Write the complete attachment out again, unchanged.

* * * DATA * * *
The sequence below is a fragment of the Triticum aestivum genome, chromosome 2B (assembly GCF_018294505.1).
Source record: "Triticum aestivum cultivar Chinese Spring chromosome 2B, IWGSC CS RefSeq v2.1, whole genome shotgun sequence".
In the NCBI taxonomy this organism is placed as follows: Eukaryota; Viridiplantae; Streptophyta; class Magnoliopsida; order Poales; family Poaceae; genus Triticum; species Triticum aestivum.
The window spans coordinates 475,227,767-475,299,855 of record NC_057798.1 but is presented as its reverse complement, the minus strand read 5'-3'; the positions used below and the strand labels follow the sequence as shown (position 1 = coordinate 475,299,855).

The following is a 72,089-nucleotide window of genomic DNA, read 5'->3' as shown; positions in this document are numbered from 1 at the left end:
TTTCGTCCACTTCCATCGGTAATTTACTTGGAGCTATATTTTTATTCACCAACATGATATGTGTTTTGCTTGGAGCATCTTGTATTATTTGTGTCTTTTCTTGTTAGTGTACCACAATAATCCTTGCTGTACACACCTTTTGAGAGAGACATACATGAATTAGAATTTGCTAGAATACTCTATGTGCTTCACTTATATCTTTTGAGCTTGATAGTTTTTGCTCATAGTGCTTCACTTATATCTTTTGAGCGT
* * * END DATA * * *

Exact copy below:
The sequence below is a fragment of the Triticum aestivum genome, chromosome 2B (assembly GCF_018294505.1).
Source record: "Triticum aestivum cultivar Chinese Spring chromosome 2B, IWGSC CS RefSeq v2.1, whole genome shotgun sequence".
In the NCBI taxonomy this organism is placed as follows: Eukaryota; Viridiplantae; Streptophyta; class Magnoliopsida; order Poales; family Poaceae; genus Triticum; species Triticum aestivum.
The window spans coordinates 475,227,767-475,299,855 of record NC_057798.1 but is presented as its reverse complement, the minus strand read 5'-3'; the positions used below and the strand labels follow the sequence as shown (position 1 = coordinate 475,299,855).

The following is a 72,089-nucleotide window of genomic DNA, read 5'->3' as shown; positions in this document are numbered from 1 at the left end:
TTTCGTCCACTTCCATCGGTAATTTACTTGGAGCTATATTTTTATTCACCAACATGATATGTGTTTTGCTTGGAGCATCTTGTATTATTTGTGTCTTTTCTTGTTAGTGTACCACAATAATCCTTGCTGTACACACCTTTTGAGAGAGACATACATGAATTAGAATTTGCTAGAATACTCTATGTGCTTCACTTATATCTTTTGAGCTTGATAGTTTTTGCTCATAGTGCTTCACTTATATCTTTTGAGCGT